linux-mips-fnet
[Top] [All Lists]

Re: TLB Management , C library

To: linux@mailhost.uni-koblenz.de
Subject: Re: TLB Management , C library
From: Didier Frick <dfrick@dial.eunet.ch>
Date: Thu, 6 Jun 1996 02:29:42 +0200
Cc: linux-mips@fnet.fr
Cc: Robin.Farine@info.unine.ch
In-reply-to: <199606051220.OAA24235@informatik.uni-koblenz.de> (message from Systemkennung Linux on Wed, 5 Jun 1996 14:03:20 +0200 (MET DST))
>>>>> "linux-mips" == Systemkennung Linux <linux@informatik.uni-koblenz.de> 
>>>>> writes:

        Hello,

        [...]

    linux-mips> The double tlbl exception is part of the concept.
    linux-mips> Handling the tlb faults this way takes out complexity
    linux-mips> from the first handler (which has 14 instructions for
    linux-mips> R4x00 and only 12 for R4600).

        Yep, it seems to work now. My problem was that the format
        of the R3000 context register is different from the R4000.
        In addition, it drops bit 31 of the faulting address, which
        makes it difficult to use it for kernel page mapping.
        My current solution is expensive, but it seems to work:
        I don't use the context register at all, I emulate it using
        BadVAddr to get R4000-like page table offsets.
        This solution has at least one advantage:
        It works regardless of the format of the context register, so
        maybe it will be useful for other currently unsupported 
        MIPS processors.
        I'll get back to optimize it later  (I know, they all say that :-))

        Now the system boots a good deal further, unfortunately it
        hangs on the kernel_thread call which is supposed to launch
        init. Do you have any suggestions on what I should look for
        to catch this one ?

    linux-mips> Which libc have you been using for your compilation
    linux-mips> attempts?

        I don't have it here, but if I remember well it was something
        like 4.6.28, with two patches. We took the complete state
        on the fnet server on May 26.

    >> - There was a bug in the 1.3.98 ld.script: the _end symbol is
    >> before the .sbss data, which will cause variables to be
    >> overwritten at initialization.

    linux-mips> The .sbss section should be empty so this is no real
    linux-mips> problem.  This script is used anyway only used when
    linux-mips> converting an ELF kernel into an a.out kernel for
    linux-mips> bootstrap purposes.  Given some other problems with
    linux-mips> binutils that I'm just debugging this option doesn't
    linux-mips> work anyway.

        In our case, we use the script a lot: our target boots from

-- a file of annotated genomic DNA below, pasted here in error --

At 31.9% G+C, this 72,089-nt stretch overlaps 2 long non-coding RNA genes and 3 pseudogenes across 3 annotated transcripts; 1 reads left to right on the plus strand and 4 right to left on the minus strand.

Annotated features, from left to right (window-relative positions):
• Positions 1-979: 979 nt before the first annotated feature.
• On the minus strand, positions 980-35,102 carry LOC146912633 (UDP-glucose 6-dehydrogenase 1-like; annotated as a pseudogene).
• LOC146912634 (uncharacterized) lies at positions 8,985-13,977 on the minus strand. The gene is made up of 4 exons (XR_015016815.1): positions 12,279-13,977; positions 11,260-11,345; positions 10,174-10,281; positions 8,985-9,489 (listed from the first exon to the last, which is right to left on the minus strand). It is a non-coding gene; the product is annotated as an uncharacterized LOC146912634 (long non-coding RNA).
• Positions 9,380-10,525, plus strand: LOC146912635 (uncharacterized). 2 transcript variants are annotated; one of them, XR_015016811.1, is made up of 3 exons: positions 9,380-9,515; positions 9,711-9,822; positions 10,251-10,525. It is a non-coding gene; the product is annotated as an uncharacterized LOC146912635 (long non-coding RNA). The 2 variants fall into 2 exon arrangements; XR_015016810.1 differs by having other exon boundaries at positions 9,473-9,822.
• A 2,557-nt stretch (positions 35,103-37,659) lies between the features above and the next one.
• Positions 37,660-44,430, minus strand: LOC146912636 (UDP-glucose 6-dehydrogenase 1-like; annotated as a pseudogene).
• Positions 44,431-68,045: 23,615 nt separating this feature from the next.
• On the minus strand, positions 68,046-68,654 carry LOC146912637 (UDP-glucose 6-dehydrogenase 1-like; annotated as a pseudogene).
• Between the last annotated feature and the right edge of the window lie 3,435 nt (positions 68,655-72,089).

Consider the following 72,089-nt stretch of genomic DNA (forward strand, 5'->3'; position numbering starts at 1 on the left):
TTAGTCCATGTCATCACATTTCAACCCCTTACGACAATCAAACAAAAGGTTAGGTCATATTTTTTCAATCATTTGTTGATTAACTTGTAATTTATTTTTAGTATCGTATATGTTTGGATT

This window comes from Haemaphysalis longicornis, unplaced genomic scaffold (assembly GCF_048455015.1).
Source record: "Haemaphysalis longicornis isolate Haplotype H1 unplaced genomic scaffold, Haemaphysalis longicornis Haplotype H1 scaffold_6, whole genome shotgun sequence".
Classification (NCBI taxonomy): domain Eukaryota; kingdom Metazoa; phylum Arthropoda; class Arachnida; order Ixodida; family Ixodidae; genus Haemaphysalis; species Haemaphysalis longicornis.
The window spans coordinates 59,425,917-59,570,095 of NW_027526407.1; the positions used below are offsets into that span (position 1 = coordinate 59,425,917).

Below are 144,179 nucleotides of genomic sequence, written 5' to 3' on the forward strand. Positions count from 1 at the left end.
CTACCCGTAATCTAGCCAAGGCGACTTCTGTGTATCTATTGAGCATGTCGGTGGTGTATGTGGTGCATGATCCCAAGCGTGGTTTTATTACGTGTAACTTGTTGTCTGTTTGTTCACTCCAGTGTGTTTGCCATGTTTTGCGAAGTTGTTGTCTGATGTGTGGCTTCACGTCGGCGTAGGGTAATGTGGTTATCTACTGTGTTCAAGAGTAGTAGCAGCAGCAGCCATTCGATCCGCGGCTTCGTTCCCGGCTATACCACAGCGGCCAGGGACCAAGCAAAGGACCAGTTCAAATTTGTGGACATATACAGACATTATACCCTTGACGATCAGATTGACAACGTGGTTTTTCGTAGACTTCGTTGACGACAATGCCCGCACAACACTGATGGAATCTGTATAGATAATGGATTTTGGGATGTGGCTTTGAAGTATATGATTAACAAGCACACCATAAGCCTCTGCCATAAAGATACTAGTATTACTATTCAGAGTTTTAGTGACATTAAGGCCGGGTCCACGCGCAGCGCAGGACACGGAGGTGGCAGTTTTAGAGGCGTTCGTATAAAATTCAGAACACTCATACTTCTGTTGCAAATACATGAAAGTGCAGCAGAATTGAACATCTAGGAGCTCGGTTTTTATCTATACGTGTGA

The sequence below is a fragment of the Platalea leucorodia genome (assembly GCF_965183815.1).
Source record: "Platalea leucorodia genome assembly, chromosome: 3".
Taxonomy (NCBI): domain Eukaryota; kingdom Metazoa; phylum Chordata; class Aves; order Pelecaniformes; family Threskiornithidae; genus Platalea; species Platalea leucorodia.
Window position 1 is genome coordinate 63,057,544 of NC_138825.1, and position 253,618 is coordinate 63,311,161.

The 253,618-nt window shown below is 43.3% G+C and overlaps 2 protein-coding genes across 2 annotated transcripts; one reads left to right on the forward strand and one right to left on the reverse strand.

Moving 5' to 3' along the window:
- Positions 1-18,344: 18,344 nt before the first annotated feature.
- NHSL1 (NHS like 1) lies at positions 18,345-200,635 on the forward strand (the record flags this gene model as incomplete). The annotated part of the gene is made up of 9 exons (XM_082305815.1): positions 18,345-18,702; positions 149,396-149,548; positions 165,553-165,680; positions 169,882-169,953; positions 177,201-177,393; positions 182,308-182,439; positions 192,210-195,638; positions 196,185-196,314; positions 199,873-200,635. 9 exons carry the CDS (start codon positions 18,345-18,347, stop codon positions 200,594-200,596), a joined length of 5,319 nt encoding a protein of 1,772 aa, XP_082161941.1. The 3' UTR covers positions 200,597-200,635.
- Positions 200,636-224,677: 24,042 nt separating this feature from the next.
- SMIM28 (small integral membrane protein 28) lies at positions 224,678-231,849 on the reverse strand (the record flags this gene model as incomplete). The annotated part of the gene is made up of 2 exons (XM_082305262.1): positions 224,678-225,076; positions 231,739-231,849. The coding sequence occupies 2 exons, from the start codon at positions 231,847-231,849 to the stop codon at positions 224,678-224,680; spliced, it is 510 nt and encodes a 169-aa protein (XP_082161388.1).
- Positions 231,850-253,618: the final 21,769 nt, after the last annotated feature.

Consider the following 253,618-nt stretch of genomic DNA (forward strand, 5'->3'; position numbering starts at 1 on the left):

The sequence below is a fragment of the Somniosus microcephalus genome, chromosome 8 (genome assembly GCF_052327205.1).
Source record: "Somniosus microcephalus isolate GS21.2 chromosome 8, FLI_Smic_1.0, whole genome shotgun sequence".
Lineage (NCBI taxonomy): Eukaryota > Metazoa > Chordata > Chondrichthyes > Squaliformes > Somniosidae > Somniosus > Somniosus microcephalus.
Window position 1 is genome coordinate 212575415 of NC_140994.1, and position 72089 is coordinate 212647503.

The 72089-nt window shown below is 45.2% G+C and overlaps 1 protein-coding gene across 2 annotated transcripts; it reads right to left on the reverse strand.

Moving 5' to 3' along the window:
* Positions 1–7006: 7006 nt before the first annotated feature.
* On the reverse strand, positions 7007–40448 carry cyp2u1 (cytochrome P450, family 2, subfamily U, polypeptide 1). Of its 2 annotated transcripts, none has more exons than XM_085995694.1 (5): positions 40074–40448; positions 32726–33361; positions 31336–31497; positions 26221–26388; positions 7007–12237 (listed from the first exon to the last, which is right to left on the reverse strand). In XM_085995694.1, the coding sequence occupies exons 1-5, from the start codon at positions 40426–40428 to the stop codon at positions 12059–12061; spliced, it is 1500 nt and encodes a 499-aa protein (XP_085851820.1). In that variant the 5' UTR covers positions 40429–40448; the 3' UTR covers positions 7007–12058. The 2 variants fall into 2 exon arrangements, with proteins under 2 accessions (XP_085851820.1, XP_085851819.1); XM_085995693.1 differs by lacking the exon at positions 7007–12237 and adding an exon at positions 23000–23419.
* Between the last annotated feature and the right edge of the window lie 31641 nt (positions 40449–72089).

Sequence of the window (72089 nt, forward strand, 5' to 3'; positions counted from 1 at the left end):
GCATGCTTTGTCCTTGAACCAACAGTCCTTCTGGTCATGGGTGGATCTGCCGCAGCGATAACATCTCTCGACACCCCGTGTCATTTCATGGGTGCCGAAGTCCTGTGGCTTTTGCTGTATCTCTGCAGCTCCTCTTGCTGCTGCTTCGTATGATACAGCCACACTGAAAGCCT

a Flash ROM (currently the minimal compressed kernel takes around
        170 Kb, with Minix, serial driver, plus a minimal set of features.
        In the current state (kernel thread creation hangs when launching
        init), it takes around 450Kb code and 205Kb data).
        To do this, we need some linker customization which is best done
        in a linker script.
        I'm not sure they were in the .sbss section, but there were
        definitely some kernel variables overwritten during kernel_startup
        until we moved the definition of _end.

        If your problem with the binutils has anything to do with binary
        format, we have a patch for the bfd lib to handle output addresses
        correctly when creating a binary file. I think this patch has
        already been made available by Robin Farine, but if anyone wants
        it please ask.
        
    >> - The R3000 cli/sti functions need nops to prevent coprocessor
    >> hazards.

    linux-mips> I (and Paul Antoine who did most of the R3000 bits
    linux-mips> that exist) know about this problem.  The problem is
    linux-mips> that the R3000 documentation (Kane) doesn't specify
    linux-mips> how many nops are exactly required; we intended to
    linux-mips> inquire how many are required before we add five (==
    linux-mips> pipeline lenght) as brute force solution.

        I touched the code in r3000.S and head.S . I guess this is where
        the coprocessor 0 hazards are the most likely. I have added some
        nops in there just to be sure. I'm not yet certain it works, though.


        About the state of our work:

        We have planned to release a set of clean patches when the
        system runs.
        Until now, we're working in a real hurry and we absolutely 
        don't have time to spend on anything else than getting the
        system to boot and be usable.

        If anybody can be content with our raw work files, with:
        - Virtually uncommented changes
        - Untested modifications
        - Absolutely no file headers or legalese of any sort
        - Scrambled indentation because we use the default mode
          of emacs (no time to add emacs tags to source :-)).
        - But if you know diff (or better, ediff), you should
          be able to cope, maybe find some ideas or most likely
          undig some bugs.

        If you're interested, drop me an email.




        See you,

                        Didier


-- 
///////////////////////////////////////////////////////////////////////////////
// Didier Frick, software engineer  / Fbg. du Lac 6     /dfrick@dial.eunet.ch//
// Software development & consulting / CH-2000 Neuchatel / +41 (38) 211508   //
///////////////////////////////////////////////////////////////////////////////
http://ourworld.compuserve.com/homepages/Didier_Frick

<Prev in Thread] Current Thread [Next in Thread>